“To add to this, the world of social media makes everyone a critic and sometimes you just can’t escape the grind of being a high profile sportsman.”

“Don’t get me wrong, being a sportsman is a fantastic profession, but it also brings some very big pitfalls that we must educate youngsters about.”

These issues are none more apparent than in the county game in England, with players regularly fighting for not just their cricketing careers, but in many cases their livelihoods too.

It has become one of the main aims of the Professional Cricketer’s Association (PCA) to help educate its younger players. At the centre of this is their Mind Matters series.

The Chairman of the PCA, former Worcestershire captain Daryl Mitchell, spoke to us about their initiatives to support players.

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Mitchell said: “The wellbeing of our members is obviously of paramount importance to us and mental health support is a key part of that.”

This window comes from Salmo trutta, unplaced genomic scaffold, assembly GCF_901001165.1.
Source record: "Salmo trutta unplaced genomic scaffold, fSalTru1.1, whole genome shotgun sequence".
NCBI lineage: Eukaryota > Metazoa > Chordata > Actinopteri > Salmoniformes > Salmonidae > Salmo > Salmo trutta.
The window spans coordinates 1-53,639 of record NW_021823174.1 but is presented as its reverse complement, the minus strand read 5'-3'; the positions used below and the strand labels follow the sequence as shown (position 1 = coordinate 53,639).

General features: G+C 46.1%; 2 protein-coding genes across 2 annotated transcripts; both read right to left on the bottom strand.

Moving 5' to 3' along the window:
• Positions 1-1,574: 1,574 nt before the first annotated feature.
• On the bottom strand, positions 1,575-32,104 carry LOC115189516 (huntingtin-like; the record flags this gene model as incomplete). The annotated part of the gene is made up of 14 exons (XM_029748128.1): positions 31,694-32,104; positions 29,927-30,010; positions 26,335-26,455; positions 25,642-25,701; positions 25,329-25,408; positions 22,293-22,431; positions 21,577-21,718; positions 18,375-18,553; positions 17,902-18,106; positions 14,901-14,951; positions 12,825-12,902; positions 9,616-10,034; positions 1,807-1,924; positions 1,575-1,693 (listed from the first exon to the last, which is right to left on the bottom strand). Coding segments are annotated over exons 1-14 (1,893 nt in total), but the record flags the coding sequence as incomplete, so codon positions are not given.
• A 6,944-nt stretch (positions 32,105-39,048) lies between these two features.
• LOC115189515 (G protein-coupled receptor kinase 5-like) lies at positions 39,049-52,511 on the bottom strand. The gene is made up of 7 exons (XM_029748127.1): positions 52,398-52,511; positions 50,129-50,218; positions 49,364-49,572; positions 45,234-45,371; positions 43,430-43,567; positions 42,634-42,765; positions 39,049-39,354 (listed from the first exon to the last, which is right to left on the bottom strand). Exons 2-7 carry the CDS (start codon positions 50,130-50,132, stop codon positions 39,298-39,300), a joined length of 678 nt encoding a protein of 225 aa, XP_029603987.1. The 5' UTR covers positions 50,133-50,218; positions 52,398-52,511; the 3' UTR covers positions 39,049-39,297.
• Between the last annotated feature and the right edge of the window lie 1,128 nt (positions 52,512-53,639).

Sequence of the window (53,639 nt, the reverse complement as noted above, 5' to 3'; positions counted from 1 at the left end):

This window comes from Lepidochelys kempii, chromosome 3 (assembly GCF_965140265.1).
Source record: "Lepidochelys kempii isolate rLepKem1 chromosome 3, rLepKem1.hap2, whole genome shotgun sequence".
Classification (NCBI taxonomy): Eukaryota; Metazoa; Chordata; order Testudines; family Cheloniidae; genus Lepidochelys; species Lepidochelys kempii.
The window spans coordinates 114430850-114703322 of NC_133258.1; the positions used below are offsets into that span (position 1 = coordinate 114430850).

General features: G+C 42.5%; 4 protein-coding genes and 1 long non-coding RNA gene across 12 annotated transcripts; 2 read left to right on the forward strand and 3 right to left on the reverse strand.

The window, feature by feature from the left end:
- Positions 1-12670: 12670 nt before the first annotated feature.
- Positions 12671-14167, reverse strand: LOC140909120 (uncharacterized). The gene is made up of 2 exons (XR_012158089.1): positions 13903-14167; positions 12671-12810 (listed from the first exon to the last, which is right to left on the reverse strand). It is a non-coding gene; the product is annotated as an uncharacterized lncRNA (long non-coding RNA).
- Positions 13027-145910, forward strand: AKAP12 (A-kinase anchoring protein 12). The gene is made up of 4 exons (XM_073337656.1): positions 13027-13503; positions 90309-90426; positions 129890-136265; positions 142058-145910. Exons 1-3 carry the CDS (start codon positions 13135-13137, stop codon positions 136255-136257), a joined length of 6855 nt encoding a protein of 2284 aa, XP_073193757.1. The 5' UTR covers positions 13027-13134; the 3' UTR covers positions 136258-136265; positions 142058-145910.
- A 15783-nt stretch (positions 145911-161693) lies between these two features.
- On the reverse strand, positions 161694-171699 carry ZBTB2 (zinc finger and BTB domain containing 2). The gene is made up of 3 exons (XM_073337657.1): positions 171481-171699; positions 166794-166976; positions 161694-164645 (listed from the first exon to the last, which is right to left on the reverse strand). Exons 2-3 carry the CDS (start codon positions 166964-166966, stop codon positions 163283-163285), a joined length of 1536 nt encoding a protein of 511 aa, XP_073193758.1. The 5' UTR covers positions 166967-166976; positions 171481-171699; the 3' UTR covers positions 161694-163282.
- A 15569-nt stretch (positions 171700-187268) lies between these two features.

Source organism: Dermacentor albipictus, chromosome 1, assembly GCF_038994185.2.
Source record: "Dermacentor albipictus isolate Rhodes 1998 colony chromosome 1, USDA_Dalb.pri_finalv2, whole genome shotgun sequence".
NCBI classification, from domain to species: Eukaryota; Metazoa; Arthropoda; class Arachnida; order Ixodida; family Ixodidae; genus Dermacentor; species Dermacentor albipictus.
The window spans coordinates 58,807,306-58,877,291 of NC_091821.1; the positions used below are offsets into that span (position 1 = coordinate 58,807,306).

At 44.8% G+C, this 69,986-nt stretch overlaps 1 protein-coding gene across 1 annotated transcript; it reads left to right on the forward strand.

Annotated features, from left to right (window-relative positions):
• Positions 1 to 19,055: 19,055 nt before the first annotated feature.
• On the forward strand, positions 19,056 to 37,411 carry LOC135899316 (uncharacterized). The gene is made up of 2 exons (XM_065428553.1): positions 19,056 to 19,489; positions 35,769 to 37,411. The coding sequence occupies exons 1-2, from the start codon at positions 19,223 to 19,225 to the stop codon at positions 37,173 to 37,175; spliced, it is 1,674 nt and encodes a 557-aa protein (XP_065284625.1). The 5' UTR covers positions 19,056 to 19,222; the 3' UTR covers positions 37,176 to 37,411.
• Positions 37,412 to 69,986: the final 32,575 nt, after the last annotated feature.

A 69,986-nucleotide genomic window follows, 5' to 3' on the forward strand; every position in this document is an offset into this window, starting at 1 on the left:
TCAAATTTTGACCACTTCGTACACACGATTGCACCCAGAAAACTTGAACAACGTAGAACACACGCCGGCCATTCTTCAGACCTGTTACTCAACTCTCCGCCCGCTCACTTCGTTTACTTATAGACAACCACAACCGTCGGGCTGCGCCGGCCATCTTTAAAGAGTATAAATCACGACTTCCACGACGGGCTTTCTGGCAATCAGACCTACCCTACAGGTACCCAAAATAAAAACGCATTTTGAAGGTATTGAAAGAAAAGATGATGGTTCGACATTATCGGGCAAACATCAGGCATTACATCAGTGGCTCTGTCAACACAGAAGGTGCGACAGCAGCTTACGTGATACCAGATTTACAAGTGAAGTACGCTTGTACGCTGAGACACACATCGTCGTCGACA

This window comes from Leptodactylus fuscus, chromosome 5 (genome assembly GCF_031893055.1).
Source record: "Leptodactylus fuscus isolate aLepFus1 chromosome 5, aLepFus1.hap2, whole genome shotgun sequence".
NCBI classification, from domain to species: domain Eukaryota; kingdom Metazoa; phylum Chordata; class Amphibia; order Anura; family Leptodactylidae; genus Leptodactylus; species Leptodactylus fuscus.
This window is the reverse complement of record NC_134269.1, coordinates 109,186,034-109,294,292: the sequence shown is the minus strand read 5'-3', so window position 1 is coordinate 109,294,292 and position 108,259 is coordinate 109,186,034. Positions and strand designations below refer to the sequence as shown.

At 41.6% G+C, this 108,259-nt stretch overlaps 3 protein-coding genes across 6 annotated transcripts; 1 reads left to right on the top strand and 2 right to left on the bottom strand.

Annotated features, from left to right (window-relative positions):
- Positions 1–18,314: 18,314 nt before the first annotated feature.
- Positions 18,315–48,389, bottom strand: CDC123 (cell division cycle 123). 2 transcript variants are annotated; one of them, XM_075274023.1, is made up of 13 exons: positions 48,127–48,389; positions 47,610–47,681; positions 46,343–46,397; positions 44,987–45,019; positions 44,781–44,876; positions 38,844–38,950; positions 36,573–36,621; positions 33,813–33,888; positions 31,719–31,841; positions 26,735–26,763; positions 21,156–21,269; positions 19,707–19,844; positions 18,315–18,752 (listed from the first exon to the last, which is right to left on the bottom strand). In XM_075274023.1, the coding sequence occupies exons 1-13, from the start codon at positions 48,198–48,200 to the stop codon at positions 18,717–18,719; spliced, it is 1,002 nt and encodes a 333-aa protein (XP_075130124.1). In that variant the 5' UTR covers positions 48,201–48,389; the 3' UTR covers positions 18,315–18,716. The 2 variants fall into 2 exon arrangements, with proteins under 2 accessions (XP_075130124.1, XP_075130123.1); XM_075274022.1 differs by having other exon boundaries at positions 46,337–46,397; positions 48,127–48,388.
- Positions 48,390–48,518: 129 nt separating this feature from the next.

The list of things that they are doing does not end with the Mind Matters education series. Alongside this, they have a confidential player helpline and plenty of useful support on their website.

As well as this, they have their own Mental Health Ambassadors which include Andrew Flintoff and Trescothick, a new PCA stress-free app and signposting for support with emotional management, mental health concerns and conditions.

And finally, the PCA have signed up to and have support The Mental Health Charter for Sport and Recreation since its inception.

Mitchell added: “I think there’s more awareness within dressing rooms and in society in general now. It’s a case of keeping an eye out for your mates really, spotting the signs and just being open and letting people know you’re there for them when needed.”

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Like Campbell, Mitchell agrees that social media has seen a rise in the pressure on professional sportsmen and contributed to the increasing number of cases.